Best Answer

          I feel like the S3 has a more pronounced "fun shape" and more of a rockered tail, so I think you could start feeling like the 168 was very short at your height. That being said, I also think the S3 is the easier-to-turn option of the two and it's a super fun ski all over the mountain on pretty much any kind of snow. At 5'11" 180lbs I've found the 186 is a great tree ski that turns on a dime, so you might get away with sizing up to the 178.

          I *think* you will be OK with that boot, but it really depends on how much you rely on the stiffness of your boots to get your skis turned. Given that guys used to drive 215cm straight planks with leather boots, I know it can be done, but we tend to be spoiled in the age of T-Races and Hammerheads.

          I was in a surprisingly similar scenario to you, free-heel. I'm about 5'8'', 140lbs and have been a telemark skier in New England for around 10 years. I just picked up the 178 S3's last year and they have been working great for Maine and New Hampshire skiing. They're definitely not made for ice but are fine nonetheless, and as soon as you get into some soft stuff they are awesome. Last year at this time I was also completely torn between the S3 and Atomic Access, and eventually went for the S3 basically on a gut instinct. I skied them all year in Scarpa T2x's with Black Diamond 01 bindings (with midstiff cartridges). This was fine, but I am looking for a bit more power this year. I'm thinking I might upgrade to the Scarpa T1 boot. In the end, I think either ski would be fine, but since they both have some rocker, I would lean toward a bit more length than a 168. Cheers!

          Thanks, casp -- good to know those worked out for you well. I'm definitely thinking 178 is the way to go now -- I got to take a look at them in person and now realize just how short the running length of the 168s is. Have you spent much time on them in tight trees or in bumps, and if so, how have they handled for you in that kind of terrain?

          Sorry for the late response freeheel- I have spent a fair amount of time in the trees and bumps with them, and honestly couldn't really tell a difference between the S3's and the 165cm skis I had the previous year, which I guess speaks well for the S3s. They are quick to turn, and I've had no problems with them in tight terrain.

          Rossignol has recommended lengths on their site. BTW, Looking at the 168 Cm S3, it has the same length on the snow as a 185 Armada JJ (about 44"). I only know this as both are in my basement! I picked up the 168 S3 as a dedicated bump/park ski with NTNs and the Scarpa Tx (mounting +1 cm to put the ball of foot about centered on the running surface), and I'm 160 pounds, so we'll see how that works out, but 178, I think, is what the Rossi site would recommend for you.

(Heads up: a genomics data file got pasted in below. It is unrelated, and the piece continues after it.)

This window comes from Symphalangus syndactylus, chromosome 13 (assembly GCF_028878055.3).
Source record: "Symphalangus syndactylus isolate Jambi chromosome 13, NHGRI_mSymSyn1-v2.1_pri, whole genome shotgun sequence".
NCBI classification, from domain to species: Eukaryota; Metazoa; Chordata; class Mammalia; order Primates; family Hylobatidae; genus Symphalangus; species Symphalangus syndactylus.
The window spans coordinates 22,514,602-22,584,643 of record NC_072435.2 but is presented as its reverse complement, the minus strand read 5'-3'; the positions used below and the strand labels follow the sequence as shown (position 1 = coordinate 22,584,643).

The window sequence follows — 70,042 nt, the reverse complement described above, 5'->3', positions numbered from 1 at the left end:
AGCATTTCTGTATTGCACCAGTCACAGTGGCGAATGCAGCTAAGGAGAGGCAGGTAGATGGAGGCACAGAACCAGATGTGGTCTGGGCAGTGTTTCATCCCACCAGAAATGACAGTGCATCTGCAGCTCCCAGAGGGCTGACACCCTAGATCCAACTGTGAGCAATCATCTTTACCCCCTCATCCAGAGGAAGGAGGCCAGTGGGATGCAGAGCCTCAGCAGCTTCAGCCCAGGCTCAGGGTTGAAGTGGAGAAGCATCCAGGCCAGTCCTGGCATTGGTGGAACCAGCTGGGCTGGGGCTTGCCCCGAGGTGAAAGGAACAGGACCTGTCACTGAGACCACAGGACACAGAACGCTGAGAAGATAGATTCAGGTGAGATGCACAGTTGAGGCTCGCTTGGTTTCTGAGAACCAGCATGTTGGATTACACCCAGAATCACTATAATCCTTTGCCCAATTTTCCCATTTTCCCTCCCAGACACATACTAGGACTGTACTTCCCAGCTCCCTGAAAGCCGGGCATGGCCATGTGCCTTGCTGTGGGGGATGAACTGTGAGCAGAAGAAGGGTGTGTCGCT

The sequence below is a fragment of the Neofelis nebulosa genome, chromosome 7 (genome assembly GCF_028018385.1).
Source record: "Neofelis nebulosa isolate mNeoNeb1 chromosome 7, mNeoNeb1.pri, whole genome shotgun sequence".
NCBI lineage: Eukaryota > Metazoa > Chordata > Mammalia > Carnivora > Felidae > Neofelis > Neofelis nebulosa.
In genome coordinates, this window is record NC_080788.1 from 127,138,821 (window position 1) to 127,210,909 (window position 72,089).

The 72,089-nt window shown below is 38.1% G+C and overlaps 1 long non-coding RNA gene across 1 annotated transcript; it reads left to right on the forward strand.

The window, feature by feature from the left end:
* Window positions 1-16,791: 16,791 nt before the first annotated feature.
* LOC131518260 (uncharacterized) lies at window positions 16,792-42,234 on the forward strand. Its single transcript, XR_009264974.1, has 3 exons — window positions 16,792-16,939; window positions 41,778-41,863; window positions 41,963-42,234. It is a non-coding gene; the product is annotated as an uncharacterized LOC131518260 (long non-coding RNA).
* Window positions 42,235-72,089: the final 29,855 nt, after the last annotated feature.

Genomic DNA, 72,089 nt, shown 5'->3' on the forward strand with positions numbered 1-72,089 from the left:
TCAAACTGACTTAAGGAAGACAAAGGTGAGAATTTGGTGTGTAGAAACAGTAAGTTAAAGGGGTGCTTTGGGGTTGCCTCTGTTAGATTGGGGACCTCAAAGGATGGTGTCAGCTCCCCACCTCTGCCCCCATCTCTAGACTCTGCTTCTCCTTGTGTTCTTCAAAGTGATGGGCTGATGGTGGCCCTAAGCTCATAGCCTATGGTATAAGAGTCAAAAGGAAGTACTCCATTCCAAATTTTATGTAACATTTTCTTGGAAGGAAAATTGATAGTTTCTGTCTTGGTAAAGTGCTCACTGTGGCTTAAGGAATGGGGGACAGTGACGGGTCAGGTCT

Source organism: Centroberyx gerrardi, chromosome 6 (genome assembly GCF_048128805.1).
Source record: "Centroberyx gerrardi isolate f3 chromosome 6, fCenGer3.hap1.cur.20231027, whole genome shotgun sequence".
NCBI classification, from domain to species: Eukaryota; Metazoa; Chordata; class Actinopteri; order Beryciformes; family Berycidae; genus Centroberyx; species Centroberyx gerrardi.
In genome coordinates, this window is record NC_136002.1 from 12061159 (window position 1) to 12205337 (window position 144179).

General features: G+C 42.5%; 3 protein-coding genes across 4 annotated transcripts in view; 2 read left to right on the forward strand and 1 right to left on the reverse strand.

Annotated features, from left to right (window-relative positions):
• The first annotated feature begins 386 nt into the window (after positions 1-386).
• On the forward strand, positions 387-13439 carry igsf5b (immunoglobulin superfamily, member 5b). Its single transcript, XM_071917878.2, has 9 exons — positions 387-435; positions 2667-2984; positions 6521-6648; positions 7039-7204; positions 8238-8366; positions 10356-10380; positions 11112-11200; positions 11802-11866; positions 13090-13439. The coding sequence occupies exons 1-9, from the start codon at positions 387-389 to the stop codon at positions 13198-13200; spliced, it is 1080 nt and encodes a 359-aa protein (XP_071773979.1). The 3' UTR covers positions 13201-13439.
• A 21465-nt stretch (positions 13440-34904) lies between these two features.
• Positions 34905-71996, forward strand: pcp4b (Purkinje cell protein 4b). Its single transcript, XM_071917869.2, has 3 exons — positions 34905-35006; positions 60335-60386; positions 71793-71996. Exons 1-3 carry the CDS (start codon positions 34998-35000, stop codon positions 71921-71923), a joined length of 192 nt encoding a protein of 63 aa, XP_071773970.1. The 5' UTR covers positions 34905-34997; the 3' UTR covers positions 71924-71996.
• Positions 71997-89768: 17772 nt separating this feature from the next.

Thanks! It looks like Rossi puts me just about on the line between the 168 and the 178, but I'm thinking a 168 would feel too short in pow, so planning on going for the 178. Anyone else have thoughts on where to mount them? I want to find the best combo of high maneuverability without much risk of tip dive.... nawrocki, I'd love to know how the +1 works out for you.

          Okay, FH, skied them today. I'm 5'9", 160 lbs and 60 years old. They are 168 Cm, mounted boot center +1 CM, Scarpa Tx on Freedoms. This puts the ball of foot just about center. I bought them as a bump/park ski. They have the same running length as the 185 CM JJ, about 44". The first run they were a bit over reactive to input (squirrelly, but only because they were very responsive). They would be too short as a one ski for everything, for me, but I think they will work well for my application. They ski switch effortlessly and are quick edge to edge. Mounted Telly, I'd go 0 or +1, alpine you could go -2, but the sweet spot is huge, so it probably doesn't matter. Unlike the JJ, as you put them over on edge, a longer segment of the edge engages (the widest part is forward and aft of the rocker) and this is slightly noticeable in carved turns (may have contributed to the squirrelly feel the first 2 runs or so), but not necessarily in a bad way, it just continues to increase in engagement. FH, you should go for the 178, IMO, as an all mountain ski. Given the rocker design, 178, even mounted forward, tip dive will NOT be a problem!